Wildlife Rehab takes in drugged raccoon

Marijuana and benzodiazepines found in animal’s system

As animal rescuers, Clint and Irene Davy of the Gibsons Wildlife Rehabilitation Centre see animals in all sorts of predicaments, but they’d never had to help one on the verge of passing out after ingesting drugs – until last week.

Irene Davy said they had a call Jan. 10 about a raccoon lying motionless in a yard on Chaster Road in Elphinstone. 

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Stephanie Matthews made that call. She said her dog first alerted her to the raccoon when he went up to it to investigate during his morning walk. Matthews said the raccoon looked like it was injured and was curled into a ball, and when it did try to walk it could only manage to shuffle.

Clint Davy also thought the animal had suffered a serious injury.

According to Irene, the raccoon appeared “dazed, very lethargic, couldn’t stand, couldn’t walk. We were very concerned that he had some spinal injury or broken pelvis.”

Clint was able to get the animal into a cage and rush it to the Sechelt Animal Hospital, and that’s when they got the surprise diagnosis. The vet discovered the unresponsive animal wasn’t physically hurt – it was feeling the effects of drugs.

A screen turned up traces of marijuana in the raccoon’s system. The critter also tested positive for benzodiazepines, a class of tranquilizer that includes Valium and is often used in treating anxiety disorders as well as insomnia.

Fortunately, the vet’s recommended treatment – putting the raccoon in a quiet, dark place to sleep it off – worked and it was released back into the wild later the same day.

“He recovered quite quickly. By six o’clock he was acting like a normal raccoon, hissing and wanting out of the kennel we had him in,” Irene Davy said.

While the image of a stoned raccoon might provoke a laugh, Davy said they’re telling the story to make the public aware of a potential danger to wildlife.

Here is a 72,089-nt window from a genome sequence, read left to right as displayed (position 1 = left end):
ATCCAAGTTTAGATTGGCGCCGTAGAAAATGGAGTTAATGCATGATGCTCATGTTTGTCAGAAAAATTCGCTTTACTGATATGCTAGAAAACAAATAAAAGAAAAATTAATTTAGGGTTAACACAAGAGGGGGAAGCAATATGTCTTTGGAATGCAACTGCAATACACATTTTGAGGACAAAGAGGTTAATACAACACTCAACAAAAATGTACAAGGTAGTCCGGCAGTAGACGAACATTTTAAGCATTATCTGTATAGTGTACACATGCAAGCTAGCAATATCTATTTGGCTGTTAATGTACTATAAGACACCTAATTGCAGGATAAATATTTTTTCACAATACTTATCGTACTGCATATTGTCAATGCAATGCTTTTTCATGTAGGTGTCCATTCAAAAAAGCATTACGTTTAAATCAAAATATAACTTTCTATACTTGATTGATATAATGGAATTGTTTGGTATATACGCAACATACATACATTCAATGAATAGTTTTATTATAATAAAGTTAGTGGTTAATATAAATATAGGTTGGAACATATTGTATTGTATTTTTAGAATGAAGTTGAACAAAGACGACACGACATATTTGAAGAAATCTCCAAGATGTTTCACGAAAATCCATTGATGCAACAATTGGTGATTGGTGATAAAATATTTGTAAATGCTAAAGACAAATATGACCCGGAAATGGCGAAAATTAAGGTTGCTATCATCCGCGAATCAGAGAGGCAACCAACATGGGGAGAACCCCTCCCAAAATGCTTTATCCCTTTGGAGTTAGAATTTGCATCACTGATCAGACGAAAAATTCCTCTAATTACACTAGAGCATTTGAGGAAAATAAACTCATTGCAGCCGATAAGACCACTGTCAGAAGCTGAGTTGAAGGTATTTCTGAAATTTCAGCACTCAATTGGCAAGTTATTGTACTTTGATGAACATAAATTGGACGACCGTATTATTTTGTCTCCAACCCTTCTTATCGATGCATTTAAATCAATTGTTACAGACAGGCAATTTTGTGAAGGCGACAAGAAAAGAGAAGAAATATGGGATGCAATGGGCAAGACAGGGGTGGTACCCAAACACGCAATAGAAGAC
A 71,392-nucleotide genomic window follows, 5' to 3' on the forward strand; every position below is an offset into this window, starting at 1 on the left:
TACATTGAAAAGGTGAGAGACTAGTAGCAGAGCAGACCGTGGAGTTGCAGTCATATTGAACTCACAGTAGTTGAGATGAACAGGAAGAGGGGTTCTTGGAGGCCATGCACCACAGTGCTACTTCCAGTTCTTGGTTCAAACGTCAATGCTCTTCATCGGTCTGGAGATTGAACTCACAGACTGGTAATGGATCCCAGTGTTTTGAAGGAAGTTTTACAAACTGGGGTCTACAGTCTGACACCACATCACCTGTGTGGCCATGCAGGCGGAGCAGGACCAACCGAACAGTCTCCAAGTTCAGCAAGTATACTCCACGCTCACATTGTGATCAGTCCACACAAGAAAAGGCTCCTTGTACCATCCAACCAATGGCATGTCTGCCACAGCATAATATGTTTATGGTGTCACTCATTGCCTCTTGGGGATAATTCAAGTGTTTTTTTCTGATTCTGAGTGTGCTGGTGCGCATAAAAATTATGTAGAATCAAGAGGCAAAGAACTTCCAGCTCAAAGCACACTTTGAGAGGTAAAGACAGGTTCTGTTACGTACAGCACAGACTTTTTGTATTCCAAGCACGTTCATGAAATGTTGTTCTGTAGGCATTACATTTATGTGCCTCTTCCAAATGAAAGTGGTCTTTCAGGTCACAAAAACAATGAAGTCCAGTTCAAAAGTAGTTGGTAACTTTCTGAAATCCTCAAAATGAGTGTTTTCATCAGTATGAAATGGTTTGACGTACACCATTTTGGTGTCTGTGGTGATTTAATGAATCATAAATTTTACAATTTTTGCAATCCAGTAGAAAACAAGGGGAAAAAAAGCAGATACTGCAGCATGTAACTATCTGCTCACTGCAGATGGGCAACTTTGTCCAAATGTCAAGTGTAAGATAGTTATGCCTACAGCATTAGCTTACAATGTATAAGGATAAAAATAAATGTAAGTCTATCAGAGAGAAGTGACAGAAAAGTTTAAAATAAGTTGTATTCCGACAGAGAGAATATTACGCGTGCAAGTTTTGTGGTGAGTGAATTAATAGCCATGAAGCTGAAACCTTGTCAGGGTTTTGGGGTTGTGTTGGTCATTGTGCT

She said they have no idea how the animal ended up ingesting the drugs, but they suspect it may have eaten discarded butt ends from someone’s joints or gotten into a home or shed where someone was keeping cannabis bud or edibles that might have attracted the hungry scavenger.

“Luckily for this raccoon, he was found in a safe place and we were able to get him,” Davy said. “But he could have wandered into the road and collapsed, or had predators attack him [while incapacitated].” 

Davy said they want to get the message out that if you use marijuana or other drugs, take care to dispose properly of anything that might end up getting eaten by pets and wildlife. 

The BC SPCA and veterinarians in the province have warned several times over the past couple of years about an increase in the number of pets accidentally consuming marijuana. 

Dr. Emilia Gordon, BC SPCA’s senior manager of animal health, said the effects of the THC component of cannabis can include gastrointestinal upset, lethargy, loss of coordination, and incontinence. At higher doses, such as those in some edibles, it can lead to serious neurological symptoms, coma and even death.

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